UCA Field School, May 15-June 2, 2023
It’s that time again!
Beginning May 15 through June 2, 2023 students from the University of Central Arkansas (UCA) will participate in the fifth year of archaeological research at Camp Halsey (3FA313). These efforts are part of the Field Archaeology course offered at UCA during the May Intersession and are part of a long-term collaborative project between UCA, the Jamie C. Brandon Center for Archaeological Research (JCB Center), and the Faulkner County Museum (FCM) to map, evaluate, and document historical and archaeological resources throughout Faulkner County.
The 2023 fieldwork will build upon the previous four seasons using a multi-disciplinary systematic approach to address ongoing research questions related to social, historical, economic, and political aspects of the camp and its role in the surrounding Centerville community. We will be collecting five types of data: resistivity and metal detecting (terrestrial geophysics), drone (aerial photography), total station (mapping and topography), and excavation (archaeological).
- Students will use an RM Frobisher TAR-3 resistivity meter and learn skills related to site survey and systematic field data collection, applied physics, resistance, and processes of landscape use and modification.
- Students will be exposed to the application of drone technology in archaeology in order to conduct low-altitude aerial photography of the landscape, identify visible site features, and document environmental changes of the site over time.
- Students will have an opportunity to use a Topcon GM-55 total station in order to map identified site features within a site grid system and expand topographic data collected data during previous field school seasons.
- Students will gain experience in traditional excavation methods and learn skills related to developing and refining research questions as data are collected, the importance of clear and concise field note taking, the process of creating profile and plan sketches, and learn how field artifacts are assigned provenience and collected (tagged and bagged) in the field (in accordance with Arkansas Archeological Survey statewide standards).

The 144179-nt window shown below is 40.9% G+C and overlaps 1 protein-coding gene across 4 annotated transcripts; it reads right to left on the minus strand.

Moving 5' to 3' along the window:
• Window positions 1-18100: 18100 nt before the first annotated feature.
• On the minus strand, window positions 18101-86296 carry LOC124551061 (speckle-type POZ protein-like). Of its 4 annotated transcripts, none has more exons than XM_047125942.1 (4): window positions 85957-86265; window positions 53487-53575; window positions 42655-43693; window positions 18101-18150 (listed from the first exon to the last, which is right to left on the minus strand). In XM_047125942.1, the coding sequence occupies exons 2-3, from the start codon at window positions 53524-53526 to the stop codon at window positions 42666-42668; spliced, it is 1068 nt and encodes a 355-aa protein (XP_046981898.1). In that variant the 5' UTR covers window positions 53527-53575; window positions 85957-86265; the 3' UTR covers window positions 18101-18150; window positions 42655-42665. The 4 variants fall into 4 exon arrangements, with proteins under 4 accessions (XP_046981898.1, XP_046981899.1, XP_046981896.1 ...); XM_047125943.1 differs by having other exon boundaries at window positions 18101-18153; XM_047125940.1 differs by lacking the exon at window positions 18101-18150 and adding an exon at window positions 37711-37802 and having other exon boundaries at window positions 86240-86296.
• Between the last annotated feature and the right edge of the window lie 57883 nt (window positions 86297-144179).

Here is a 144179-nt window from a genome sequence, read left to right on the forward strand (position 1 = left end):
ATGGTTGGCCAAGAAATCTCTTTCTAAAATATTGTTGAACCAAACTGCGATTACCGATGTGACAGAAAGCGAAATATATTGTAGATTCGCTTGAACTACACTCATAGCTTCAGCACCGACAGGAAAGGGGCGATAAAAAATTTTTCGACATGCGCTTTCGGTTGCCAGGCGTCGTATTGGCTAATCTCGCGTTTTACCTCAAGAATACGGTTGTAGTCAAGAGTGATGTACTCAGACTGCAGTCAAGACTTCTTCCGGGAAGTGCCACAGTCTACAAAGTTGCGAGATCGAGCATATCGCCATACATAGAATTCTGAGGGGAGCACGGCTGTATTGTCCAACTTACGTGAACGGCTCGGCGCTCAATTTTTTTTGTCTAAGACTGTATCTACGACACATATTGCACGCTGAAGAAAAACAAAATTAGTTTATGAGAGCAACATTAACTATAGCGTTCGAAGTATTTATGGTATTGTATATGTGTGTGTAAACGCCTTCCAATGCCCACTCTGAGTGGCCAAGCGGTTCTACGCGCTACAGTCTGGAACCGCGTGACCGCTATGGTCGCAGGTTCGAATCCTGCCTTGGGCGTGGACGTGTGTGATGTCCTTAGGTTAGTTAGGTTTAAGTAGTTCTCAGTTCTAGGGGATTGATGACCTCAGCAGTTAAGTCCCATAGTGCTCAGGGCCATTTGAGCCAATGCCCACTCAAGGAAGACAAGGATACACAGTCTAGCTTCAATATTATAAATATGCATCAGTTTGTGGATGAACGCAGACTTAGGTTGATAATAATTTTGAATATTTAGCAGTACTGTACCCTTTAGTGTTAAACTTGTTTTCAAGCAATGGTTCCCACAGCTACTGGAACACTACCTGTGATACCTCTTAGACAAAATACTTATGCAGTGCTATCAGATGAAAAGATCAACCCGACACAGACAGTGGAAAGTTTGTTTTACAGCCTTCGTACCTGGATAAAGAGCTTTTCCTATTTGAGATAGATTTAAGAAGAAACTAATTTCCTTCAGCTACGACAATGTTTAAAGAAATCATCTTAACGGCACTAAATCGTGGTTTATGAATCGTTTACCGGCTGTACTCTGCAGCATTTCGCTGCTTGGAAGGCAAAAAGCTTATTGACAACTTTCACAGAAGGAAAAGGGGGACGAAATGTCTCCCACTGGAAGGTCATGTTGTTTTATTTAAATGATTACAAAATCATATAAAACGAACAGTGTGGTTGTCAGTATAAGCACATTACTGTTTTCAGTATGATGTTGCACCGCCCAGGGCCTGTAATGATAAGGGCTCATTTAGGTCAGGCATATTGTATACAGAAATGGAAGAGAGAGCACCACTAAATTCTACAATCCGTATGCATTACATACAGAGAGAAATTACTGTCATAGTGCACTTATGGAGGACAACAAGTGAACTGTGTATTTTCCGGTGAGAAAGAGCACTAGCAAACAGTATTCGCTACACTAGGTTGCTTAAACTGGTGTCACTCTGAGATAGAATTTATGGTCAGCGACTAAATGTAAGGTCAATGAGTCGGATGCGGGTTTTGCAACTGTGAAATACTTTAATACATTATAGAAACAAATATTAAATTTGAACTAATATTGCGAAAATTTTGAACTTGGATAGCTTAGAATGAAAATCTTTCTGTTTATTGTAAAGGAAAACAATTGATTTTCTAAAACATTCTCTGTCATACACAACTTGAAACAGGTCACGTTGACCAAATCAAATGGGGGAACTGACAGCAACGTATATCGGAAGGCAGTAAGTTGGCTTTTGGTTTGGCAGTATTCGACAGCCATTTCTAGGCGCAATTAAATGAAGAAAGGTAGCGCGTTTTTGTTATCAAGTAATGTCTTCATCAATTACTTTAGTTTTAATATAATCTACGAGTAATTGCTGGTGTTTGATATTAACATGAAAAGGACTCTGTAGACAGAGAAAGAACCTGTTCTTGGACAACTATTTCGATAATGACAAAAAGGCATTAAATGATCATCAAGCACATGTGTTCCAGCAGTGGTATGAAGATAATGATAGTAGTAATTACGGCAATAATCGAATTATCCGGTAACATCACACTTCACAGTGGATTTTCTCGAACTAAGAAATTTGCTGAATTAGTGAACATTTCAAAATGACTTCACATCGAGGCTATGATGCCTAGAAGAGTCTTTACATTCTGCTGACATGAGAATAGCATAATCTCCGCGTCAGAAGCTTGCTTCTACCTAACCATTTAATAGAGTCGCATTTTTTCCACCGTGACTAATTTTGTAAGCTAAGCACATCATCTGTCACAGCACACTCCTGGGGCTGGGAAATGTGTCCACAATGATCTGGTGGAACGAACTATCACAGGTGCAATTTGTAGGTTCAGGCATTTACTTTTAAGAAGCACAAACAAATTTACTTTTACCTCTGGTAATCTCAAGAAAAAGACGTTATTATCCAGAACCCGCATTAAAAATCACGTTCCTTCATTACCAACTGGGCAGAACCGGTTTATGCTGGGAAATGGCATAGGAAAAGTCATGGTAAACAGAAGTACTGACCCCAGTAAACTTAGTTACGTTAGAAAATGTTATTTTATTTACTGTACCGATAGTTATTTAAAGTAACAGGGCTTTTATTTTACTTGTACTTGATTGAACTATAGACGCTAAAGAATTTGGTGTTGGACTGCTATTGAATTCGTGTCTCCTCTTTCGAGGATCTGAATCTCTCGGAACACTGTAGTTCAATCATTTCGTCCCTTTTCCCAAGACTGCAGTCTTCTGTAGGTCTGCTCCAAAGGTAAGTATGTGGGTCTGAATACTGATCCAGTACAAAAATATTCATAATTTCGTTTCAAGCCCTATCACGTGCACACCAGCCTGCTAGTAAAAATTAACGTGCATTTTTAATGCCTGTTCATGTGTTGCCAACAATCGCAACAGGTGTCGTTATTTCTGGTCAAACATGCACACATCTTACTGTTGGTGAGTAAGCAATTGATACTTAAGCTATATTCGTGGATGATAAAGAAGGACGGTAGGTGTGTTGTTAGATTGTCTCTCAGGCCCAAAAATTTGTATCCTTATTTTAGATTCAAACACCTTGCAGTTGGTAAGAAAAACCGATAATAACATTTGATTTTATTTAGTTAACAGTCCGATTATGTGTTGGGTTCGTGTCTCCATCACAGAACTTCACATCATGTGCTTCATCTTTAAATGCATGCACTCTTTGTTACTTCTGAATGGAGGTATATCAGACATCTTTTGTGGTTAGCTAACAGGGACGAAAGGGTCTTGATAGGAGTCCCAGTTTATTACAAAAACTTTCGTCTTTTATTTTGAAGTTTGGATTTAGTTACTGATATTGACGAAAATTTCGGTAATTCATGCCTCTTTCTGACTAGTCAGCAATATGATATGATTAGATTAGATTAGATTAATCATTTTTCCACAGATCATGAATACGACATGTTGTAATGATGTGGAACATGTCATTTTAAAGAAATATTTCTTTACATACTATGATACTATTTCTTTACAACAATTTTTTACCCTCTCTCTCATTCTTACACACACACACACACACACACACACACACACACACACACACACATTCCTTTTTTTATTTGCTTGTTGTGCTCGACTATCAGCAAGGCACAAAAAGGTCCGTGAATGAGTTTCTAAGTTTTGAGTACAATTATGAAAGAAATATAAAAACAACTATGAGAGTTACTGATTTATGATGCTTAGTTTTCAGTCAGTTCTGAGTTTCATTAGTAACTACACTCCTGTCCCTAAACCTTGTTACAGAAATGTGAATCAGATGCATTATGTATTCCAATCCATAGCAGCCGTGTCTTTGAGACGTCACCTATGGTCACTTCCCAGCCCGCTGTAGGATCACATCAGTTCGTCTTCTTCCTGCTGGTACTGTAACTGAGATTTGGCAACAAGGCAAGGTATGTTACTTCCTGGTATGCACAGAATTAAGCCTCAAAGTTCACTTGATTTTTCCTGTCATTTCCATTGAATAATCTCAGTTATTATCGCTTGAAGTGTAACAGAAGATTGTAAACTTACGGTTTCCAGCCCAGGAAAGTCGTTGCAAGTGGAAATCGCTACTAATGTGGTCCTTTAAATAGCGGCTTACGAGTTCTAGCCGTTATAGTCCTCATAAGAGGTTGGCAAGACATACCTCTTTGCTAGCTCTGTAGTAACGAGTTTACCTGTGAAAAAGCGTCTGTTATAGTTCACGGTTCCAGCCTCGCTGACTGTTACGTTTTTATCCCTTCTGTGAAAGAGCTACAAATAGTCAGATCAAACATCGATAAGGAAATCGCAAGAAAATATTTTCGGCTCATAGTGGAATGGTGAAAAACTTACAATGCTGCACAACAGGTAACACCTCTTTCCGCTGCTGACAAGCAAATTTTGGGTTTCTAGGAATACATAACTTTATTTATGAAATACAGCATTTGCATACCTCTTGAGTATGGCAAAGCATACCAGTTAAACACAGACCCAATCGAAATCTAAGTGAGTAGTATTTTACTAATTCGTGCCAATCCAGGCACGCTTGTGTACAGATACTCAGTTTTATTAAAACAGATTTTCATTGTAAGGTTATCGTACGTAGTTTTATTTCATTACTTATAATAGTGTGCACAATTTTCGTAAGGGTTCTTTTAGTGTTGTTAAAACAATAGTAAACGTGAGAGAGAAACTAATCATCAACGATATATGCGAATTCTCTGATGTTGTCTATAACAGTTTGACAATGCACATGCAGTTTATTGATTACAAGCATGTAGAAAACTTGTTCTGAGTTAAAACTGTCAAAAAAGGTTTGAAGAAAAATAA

Grid system established at Camp Halsey with identified Architectural Features (AF) noted and areas of data collection.
Plans are underway to investigate three archaeological features at Camp Halsey during the 2023 field season. The first are Features 16 and 17. Feature 16 is the remains of the north road culvert and was initially exposed during the 2022 field season. We will reopen Feature 16 and expand the unit across the former Front Street to the south toward Feature 17. Feature 17 is the remains of the south road culvert, which has yet to be tested. To explore the relationship between the two culverts and type of construction used, a large trench (about 5 meters) across the former Front Street in the location of the culverts will be excavated and documented.
Students will be collecting resistivity and total station data, as well as excavating Features 16 and 17 across the former Front Street.
A third feature that will be documented is Feature 5, a large slab covered in leaf debris. This is the location of the latrine building. Initial tasks will be to clear leaf debris and expose the slab for documentation and mapping. Depending on available time, an excavation unit may be opened in the location of the entrance in order to identity potential constructed stone pathway or gravel bed leading to the latrine building. The remains of a stone pathway have been identified with documentation of Feature 3 (kitchen) situated to the west of Feature 5.
(a) Feature 5 buried in leaf debris. (b) Remains of a stone pathway associated with Feature 3.
In addition to work at Camp Halsey, students will have an opportunity to map and record a nearby historic undocumented cemetery. As part of the Faulkner County Historical and Archaeological Resources project, the JCB Center and FCM have been mapping and recording historic cemeteries throughout Faulkner County. Students will have an opportunity to utilize archaeological methods and be exposed to the process of cemetery recording.
Visible stones at the undocumented historic cemetery that will be recorded during the field school.
During the third week, students will gain experience in archaeological lab methods and learn skills related to artifact cleaning, cataloging, and accessioning. They will be exposed to the process of artifact analysis and identification, methods associated with digitizing field sketches, remote sensing data processing, the use of primary historical documents to supplement archaeological data, and how these data, collected over multiple field seasons, are integrated into a Geographic Information System (GIS).
There is a lot planned for the 2023 UCA field school!